By Trish Arab
We are halfway through Pride Month, and even though our society is getting better for members of the 2SLGBTQI+ (the Canadian acronym referring to; Two-Spirit, Lesbian, Gay, Bisexual, Transgender, Queer and/or Questioning, Intersex, and the plus reflecting the countless affirmative ways in which people choose to self-identify), there is still a lot of shame around men coming out in professional sports.
Let me stop here and add a disclaimer; I am no expert on these topics. I'm neither male nor a member of the rainbow community. I work hard to be a consistent ally and champion as best as possible. However, it's hard to write a pride-themed blog post for a predominately sports-centred media network and not point out the glaring fact that this group is severely underrepresented.
When talking about this subject with others, a common theme came up - the perception that all mainstream sports are viewed with very profoundly rooted stereotypically masculine characteristics. This perception is part of why women in sports struggle for legitimacy. Ever wonder why female tennis players can make so much money compared to other female-led sports - it's because tennis is considered more gender-neutral, and the idea of cheering on a woman is perceived as being more appealing, meaning popular, meaning money making (which is really what it all comes down to).
With that in mind, over just the past decade, male athletes coming out in any of the four major North American professional sports leagues have been few and far between.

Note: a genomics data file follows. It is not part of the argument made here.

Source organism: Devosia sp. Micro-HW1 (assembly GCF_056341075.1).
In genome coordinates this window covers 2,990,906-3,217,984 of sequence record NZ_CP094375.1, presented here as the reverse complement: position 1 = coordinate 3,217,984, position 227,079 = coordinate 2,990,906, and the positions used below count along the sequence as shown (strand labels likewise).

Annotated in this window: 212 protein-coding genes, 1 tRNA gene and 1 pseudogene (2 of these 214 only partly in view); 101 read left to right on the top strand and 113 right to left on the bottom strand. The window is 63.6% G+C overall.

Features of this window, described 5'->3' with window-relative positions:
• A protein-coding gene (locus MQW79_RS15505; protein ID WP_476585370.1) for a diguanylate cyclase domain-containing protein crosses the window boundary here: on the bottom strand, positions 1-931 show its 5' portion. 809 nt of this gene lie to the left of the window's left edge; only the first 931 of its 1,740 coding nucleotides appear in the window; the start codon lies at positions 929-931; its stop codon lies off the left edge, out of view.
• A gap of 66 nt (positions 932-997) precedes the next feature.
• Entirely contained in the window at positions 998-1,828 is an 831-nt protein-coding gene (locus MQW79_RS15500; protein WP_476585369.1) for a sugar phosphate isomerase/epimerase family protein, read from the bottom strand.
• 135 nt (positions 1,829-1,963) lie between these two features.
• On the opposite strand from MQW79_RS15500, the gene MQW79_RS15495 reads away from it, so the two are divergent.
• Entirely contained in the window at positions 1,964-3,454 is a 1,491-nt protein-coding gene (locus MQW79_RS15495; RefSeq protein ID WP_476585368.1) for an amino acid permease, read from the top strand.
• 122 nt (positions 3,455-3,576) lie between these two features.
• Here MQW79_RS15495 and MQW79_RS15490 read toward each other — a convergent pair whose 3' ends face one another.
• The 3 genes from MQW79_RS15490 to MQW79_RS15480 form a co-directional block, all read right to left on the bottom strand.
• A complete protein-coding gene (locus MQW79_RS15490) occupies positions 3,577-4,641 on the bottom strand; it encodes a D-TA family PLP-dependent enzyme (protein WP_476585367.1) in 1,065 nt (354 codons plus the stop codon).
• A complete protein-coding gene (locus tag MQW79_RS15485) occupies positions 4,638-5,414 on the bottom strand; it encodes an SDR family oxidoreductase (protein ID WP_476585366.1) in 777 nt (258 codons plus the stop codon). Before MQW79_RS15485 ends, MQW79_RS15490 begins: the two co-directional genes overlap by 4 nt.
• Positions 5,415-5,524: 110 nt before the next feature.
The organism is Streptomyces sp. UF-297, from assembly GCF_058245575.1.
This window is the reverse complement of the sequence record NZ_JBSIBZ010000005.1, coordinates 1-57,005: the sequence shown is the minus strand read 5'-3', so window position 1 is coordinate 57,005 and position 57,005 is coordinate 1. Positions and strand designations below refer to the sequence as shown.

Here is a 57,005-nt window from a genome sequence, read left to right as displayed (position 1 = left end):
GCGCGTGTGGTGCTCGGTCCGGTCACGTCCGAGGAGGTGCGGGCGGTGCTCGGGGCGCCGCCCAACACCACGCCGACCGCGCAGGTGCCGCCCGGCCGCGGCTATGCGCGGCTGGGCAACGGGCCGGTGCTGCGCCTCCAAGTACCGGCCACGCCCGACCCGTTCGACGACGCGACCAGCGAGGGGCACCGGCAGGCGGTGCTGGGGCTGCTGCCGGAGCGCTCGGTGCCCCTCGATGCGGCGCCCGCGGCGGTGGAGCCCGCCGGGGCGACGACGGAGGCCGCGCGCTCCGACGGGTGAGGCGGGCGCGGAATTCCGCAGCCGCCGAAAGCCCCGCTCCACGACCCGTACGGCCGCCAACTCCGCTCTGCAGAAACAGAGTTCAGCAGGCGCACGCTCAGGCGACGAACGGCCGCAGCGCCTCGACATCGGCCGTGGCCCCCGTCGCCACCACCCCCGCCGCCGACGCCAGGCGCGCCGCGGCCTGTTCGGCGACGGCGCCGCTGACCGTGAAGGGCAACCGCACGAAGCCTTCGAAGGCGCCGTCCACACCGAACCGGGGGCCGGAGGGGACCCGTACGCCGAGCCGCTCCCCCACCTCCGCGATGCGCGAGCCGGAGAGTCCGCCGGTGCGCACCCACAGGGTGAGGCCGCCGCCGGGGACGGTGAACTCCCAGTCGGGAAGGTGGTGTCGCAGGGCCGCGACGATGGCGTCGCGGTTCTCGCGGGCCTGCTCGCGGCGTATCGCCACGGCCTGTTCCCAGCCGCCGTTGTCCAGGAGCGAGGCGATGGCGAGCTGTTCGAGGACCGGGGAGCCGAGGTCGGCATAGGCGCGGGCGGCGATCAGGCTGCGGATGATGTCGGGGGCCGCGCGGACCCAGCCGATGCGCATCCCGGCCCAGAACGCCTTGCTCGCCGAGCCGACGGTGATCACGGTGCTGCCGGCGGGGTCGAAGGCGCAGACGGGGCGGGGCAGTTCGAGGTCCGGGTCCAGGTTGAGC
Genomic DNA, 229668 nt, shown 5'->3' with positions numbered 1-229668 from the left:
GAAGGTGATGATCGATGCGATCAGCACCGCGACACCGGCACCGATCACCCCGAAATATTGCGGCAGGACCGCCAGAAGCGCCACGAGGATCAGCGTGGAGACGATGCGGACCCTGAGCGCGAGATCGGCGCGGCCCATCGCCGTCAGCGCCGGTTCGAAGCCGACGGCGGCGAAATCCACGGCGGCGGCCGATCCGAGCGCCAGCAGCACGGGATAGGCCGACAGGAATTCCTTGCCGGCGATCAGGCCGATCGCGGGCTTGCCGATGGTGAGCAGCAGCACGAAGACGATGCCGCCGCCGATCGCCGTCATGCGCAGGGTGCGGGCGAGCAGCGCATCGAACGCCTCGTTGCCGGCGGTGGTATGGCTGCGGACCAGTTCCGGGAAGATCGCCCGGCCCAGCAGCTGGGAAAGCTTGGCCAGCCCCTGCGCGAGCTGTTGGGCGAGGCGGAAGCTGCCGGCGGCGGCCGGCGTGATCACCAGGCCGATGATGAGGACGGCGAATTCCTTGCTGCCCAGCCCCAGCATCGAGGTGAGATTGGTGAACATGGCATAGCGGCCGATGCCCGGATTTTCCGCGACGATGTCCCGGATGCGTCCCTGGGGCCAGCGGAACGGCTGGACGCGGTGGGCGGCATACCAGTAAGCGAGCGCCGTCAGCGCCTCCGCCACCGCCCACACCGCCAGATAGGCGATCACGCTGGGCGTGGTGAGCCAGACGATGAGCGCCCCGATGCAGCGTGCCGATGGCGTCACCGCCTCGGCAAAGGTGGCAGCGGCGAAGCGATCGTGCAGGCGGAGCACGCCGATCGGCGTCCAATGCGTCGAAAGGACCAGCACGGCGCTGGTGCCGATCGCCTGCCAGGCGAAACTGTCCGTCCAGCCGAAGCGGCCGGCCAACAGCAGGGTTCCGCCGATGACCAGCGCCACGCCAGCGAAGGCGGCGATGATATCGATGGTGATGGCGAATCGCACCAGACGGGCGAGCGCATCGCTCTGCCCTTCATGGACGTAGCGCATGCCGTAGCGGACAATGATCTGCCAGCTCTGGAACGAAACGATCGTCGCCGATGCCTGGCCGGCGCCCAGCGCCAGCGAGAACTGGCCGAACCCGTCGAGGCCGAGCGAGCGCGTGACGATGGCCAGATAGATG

In 2014 Michael Sam became the first openly gay man drafted into the NFL. He was dropped by the St. Louis Rams the following year, never playing a regular season game, and announced he was leaving the sport for good, "citing the toll on his mental health in the year after he came out."
It would be seven years before another NFL player spoke their truth, Carl Nassib of the Las Vegas Raiders in 2021, becoming the first active player in the NFL to come out. There are roughly 1700 players in the NFL; Nassib is the only one who is "out."
Ryan Russell was the first openly bi-sexual male in the NFL. Russell, who played for the Dallas Cowboys and the Tampa Bay Buccaneers as a defensive end before becoming a free agent, "made headlines in 2019 when he announced he is bisexual in an essay on ESPN."
At the end of the 2012-13 season, Jason Collins became the first male NBA player to come out and the first active male athlete to come out as gay in any of the major North American sports. As of 2023, no NBA player out of the 450 in the league identifies openly as part of the community.
In 2021 Luke Prokop became the first NHL player under contract to come out as gay. Out of 1123 players, he's still the only one.
And finally, in the MLB, Glenn Burke, a player from the 1970s, did come out after his retirement. However, only two others have come out since, Billy Beane in 1999 and former Blue Jay Pitcher TJ House in 2022, after they also had retired from the sport. There are currently no openly gay players on any MLB team.
Any sports fan who is a member of 2SLGBTQI+ community, or considers themselves an ally, can't bury their heads in the sand regarding the lack of representation in sports; we also can't forget our responsibility in creating a safe environment. No matter how many professional athletes there are, there are more of us fans, and it's up to us to start showing that a person's sexual preference or gender identity is something to be celebrated, not something that takes away from their talent or our support of them or their team.
If we want professional sports to be more inclusive and safe, the change really has to start with us.